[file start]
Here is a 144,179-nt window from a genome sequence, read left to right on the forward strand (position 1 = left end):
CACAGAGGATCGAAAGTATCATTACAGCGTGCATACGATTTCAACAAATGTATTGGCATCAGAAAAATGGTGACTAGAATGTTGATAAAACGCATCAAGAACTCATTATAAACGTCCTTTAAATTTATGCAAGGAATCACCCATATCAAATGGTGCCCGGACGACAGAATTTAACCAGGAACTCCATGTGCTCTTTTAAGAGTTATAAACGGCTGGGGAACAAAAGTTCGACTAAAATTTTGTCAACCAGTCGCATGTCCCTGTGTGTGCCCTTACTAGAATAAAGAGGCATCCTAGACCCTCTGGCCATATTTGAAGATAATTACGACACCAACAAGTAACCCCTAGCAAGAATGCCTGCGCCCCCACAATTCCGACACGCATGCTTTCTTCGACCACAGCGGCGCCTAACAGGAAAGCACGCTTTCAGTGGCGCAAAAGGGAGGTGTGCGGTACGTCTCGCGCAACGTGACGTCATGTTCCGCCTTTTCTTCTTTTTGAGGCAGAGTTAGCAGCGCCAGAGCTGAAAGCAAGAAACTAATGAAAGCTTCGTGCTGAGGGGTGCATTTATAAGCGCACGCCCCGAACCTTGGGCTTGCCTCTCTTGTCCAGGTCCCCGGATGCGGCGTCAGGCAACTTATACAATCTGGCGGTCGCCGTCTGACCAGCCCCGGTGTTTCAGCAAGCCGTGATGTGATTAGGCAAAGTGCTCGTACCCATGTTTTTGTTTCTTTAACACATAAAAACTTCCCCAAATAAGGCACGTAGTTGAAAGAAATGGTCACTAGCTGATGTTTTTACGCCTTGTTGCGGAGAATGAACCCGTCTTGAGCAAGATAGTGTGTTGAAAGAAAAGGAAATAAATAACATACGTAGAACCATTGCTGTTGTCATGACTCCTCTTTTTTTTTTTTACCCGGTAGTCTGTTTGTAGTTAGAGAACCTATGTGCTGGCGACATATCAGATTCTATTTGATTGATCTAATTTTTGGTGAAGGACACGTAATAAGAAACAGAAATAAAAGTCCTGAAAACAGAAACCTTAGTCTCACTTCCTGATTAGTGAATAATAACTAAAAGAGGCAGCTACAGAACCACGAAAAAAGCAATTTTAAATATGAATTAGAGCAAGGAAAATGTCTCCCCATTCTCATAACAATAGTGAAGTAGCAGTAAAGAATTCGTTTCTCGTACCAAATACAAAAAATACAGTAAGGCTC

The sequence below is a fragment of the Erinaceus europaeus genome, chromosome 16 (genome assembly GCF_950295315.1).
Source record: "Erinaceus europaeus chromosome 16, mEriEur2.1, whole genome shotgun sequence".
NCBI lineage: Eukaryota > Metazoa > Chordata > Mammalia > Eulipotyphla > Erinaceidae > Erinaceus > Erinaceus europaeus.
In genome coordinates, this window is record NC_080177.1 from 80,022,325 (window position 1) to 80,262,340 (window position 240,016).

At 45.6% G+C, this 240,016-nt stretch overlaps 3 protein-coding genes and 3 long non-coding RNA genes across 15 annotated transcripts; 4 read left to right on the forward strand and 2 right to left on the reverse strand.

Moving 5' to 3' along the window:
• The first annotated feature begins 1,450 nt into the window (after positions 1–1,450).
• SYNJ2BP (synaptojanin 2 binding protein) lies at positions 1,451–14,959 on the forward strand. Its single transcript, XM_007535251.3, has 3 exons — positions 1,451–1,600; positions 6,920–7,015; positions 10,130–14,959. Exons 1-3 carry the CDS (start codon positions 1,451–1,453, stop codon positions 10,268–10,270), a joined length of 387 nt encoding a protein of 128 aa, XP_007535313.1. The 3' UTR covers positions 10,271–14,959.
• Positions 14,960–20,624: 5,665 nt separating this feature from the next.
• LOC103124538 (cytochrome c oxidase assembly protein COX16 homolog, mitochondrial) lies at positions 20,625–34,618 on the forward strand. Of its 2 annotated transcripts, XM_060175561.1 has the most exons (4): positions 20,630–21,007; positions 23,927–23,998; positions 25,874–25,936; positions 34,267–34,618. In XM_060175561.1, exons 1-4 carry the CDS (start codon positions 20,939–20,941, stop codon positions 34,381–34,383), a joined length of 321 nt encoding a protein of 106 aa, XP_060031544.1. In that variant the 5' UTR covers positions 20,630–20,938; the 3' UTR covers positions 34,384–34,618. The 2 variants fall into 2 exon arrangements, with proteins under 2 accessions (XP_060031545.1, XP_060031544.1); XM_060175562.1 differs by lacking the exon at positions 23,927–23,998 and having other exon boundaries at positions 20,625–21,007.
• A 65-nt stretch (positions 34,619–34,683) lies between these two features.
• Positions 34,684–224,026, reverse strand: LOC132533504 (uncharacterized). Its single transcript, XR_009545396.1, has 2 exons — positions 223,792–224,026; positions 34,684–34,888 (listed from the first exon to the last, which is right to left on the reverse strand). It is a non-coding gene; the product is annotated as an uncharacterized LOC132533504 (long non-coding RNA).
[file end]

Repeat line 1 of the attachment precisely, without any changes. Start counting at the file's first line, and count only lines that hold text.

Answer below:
Here is a 144,179-nt window from a genome sequence, read left to right on the forward strand (position 1 = left end):